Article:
The basic “Recipe” works primarily with the talo-crural joint, also called the tibiotalar joint, where the tibia sits on top of and to the side of the talus, the site of dorsal and plantar flexion of the foot. But, the significance of the talus for normal function and structure in the foot goes far beyond flexion and extension at the ankle. The talus is the central structure in the foot guiding the weight coming down from above appropriately onto the medial and lateral arches and the anterior and posterior weight-bearing structures. It also has no muscular and hence tendinous attachments, so it is not available for voluntary motion. Its ligamentous structures are complex.

Because the talus articulates with the tibia above and with the fibula laterally via ligaments, it is important to notice that any torsion in the lower leg will displace the talus, by twisting the tibia on the superior and medial surface of the talus, which will significantly alter the way weight is distributed in the foot, forward to the toes and backward and inferior to the calcaneus.


Figure 3: Weight distribution through talus (from The Body Moveable by David Gorman (www.bodymoveable.com), used with permission).

In Figure 3, imagine what happens to the arrows representing weight distribution when the talus rotates even slightly. Rolf emphasized the disorganizing consequences of a fibula that has slid downward, which always happens in a sprained ankle. As the fibula slips downward, it will also usually rotate slightly posterior and the tibia rotates slightly anterior, causing a twisting on the talus. This is routinely corrected by Rolfers by putting an elbow or knuckle on the anterior surface of the distal tibia with the client standing and asking the client to bend at the knees, while the Rolfer holds the distal tibia back against its tendency to move forward, thus taking some of the rotation out of the tibia on the talus, which will take the talus with it, de-rotating the talus.

It is not possible to put your hand directly on the talus. It is buried deep in the foot, between the distal ends of the tibia and fibula and concealed behind the navicular bone in front. When Rolf emphasized releasing and organizing the medial and lateral retinacula, she was indirectly making space for the talus to normalize, as the tibia and fibula are freed to separate from the talus, especially in dorsal and plantar flexion. I use an additional technique designed to release the ligaments linking the talus with the tibia and fibula. It involves simultaneous compression of both the medial and lateral malleoli inward toward the talus, while rocking the lower leg along its longitudinal axis to initiate movement in the interosseous membrane of the lower leg.

The central role of the talus in normal motion of the foot is further emphasized by its relationship with the calcaneus via the subtalar joint. The calcaneus sits beneath the talus, which rides on the calcaneus much as a saddle rides on the back of a horse (see Figure 4). Again, Rolf’s prescription to work the fascia on the medial and lateral sides of the calcaneus directly affects the relationship of the calcaneus to the talus.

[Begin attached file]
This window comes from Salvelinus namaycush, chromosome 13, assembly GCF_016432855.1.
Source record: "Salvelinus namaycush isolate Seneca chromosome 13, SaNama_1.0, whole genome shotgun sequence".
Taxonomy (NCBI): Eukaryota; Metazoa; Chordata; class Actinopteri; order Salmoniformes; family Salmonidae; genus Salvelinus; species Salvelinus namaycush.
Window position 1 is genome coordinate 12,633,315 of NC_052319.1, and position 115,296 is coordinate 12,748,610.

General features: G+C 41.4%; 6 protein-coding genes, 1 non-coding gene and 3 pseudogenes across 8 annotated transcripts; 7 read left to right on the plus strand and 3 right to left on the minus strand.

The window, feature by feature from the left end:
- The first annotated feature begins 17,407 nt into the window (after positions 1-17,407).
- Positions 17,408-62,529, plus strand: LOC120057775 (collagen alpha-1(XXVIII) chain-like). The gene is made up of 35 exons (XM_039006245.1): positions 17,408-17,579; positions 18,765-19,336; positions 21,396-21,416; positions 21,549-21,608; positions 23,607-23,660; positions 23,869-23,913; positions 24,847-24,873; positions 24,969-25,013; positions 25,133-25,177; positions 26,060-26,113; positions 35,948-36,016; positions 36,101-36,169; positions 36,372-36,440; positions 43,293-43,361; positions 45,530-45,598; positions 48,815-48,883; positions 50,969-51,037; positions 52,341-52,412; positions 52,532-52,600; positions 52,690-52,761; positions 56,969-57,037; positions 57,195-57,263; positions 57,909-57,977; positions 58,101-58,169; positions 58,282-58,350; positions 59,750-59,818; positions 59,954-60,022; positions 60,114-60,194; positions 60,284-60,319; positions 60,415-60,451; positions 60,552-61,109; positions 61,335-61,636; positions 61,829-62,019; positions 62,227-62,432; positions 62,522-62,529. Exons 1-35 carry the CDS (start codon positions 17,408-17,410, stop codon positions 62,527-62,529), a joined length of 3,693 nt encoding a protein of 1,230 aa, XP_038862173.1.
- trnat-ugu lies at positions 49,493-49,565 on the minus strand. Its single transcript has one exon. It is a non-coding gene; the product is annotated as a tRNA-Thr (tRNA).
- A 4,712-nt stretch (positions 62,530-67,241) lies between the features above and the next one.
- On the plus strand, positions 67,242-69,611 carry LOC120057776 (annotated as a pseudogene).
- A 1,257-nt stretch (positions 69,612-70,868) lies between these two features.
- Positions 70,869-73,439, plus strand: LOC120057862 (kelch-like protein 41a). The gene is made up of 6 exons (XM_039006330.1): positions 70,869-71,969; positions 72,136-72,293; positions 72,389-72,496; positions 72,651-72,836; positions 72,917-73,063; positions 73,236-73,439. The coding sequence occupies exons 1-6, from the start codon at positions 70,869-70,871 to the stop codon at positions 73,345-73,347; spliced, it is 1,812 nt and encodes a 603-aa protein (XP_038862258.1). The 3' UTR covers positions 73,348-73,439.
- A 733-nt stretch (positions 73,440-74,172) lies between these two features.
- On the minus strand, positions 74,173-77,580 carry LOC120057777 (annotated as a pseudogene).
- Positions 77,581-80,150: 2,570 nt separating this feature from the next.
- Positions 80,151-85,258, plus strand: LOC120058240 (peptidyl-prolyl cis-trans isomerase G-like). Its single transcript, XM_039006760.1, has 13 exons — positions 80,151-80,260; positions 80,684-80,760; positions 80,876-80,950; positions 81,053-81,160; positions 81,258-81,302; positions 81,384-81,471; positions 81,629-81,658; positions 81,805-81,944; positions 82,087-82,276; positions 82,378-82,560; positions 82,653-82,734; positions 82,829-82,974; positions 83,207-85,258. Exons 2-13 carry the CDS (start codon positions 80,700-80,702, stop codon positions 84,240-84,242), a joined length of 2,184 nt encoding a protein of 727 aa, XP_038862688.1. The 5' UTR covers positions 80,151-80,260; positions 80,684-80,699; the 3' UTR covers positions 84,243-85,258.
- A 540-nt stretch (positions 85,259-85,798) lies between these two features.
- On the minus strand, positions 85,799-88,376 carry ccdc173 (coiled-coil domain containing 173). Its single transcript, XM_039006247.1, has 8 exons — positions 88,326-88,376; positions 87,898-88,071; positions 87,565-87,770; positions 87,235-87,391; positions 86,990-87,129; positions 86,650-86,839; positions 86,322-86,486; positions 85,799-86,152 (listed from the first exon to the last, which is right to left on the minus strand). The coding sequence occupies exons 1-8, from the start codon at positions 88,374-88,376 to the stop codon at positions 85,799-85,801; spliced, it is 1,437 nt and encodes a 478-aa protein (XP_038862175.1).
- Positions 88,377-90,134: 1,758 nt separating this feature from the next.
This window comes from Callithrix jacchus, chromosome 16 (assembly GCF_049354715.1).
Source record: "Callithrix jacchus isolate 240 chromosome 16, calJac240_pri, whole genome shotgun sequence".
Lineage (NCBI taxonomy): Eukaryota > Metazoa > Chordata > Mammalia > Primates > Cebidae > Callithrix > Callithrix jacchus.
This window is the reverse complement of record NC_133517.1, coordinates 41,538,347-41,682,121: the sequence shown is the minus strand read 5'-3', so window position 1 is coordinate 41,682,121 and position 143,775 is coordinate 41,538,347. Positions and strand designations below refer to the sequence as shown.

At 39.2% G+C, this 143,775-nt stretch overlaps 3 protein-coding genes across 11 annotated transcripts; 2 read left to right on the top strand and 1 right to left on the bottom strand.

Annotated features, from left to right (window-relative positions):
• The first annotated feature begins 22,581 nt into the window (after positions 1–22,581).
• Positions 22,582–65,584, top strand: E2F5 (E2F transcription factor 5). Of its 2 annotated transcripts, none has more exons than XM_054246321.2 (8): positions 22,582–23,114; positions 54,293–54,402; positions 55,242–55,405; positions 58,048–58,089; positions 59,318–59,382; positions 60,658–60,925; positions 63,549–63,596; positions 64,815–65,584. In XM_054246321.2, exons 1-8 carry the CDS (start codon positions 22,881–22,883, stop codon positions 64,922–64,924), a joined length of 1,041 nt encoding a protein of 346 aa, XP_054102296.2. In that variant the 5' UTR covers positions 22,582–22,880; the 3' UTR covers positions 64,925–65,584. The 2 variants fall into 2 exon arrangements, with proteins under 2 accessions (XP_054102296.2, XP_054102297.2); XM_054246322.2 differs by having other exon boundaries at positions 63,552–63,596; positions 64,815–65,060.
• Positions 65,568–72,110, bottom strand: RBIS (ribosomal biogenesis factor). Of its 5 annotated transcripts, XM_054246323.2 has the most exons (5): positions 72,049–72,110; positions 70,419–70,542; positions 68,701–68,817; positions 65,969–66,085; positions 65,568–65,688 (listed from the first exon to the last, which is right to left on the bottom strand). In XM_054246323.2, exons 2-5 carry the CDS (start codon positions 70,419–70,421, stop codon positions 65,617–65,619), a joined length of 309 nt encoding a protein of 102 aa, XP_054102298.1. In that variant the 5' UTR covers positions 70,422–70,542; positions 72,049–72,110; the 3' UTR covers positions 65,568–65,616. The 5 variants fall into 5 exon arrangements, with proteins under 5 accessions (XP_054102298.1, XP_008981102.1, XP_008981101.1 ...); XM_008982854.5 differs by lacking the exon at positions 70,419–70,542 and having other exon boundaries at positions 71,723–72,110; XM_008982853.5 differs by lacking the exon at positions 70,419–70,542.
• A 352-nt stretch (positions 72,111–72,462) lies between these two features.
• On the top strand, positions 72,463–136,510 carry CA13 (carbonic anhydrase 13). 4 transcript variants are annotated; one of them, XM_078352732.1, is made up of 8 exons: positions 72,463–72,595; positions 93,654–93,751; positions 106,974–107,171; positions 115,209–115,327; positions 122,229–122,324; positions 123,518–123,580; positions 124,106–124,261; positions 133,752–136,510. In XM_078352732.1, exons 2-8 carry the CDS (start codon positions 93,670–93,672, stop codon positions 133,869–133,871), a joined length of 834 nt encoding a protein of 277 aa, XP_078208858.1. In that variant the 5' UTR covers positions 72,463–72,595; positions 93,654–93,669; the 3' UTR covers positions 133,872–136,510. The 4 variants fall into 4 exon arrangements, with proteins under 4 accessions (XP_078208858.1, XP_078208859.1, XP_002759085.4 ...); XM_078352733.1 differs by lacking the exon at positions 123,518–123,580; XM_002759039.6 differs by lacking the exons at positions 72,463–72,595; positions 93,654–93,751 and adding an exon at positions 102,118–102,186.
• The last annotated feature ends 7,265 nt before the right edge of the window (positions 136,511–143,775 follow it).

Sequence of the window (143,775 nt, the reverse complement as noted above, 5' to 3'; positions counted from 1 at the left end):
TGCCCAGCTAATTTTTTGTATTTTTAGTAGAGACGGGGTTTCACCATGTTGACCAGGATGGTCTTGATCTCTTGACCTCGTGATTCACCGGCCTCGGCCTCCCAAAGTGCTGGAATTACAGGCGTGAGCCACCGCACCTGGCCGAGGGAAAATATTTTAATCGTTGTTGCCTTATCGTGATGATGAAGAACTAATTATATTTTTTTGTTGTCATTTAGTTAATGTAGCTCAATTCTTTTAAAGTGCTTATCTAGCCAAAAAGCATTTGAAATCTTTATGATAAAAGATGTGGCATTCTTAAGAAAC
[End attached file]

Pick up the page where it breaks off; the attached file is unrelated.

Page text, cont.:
Figure 4: Talus and calcaneus relationship (from The Body Moveable by David Gorman (www.bodymoveable.com), used with permission).

The calcaneus is subject to significant distortions coming from above via the common gastrocnemius-soleus tendon, and from the plantar fascia. What is most disorganizing, however, is abnormal adduction or abduction of the calcaneus on the talus. This is seen most easily from behind with the client standing. We have all seen it many times. The calcaneus can be either pulled medially and forward, such that it rolls toward its lateral surface into supination, or the calcaneus can be pulled laterally, rolling toward its medial surface, which will give the foot a tendency to move into pronation.

Much of the distortion in the calcaneus can be relieved by organizing the connectivetissue pulls coming from the common gastrocnemius tendon above and from the plantar fascia in front. However, it is usually necessary to release the ligaments holding the calcaneus in its aberrant position at the inferior surface of the talus. To do this, I hold the calcaneus in one hand and compress the navicular toward the talus with the other hand. This will disengage the ligaments and create a momentary “neutral” position of the subtalar joint, which will initiate slight involuntary movement of the calcaneus on the talus. We refer to this as “motility” or “inherent motion.” This inherent motion will have a direction. By following the direction of the motion and adding a well-timed impulse in the direction of normal, it is possible to release the ligaments and restore normal motion to the joint.

Figure 5: Anatomy of the medial and lateral arches (obscure French anatomical text).

Normal motion of the foot relies on a combination of inversion/eversion and pronation/supination. Normally, inversion and supination are linked and eversion and pronation are linked. It is useful to look at these two motions separately because it reveals the importance of normal motion of the navicular bone on the anterior surface of the talus and the normal motion of the cuboid bone on the anterior surface of the calcaneus.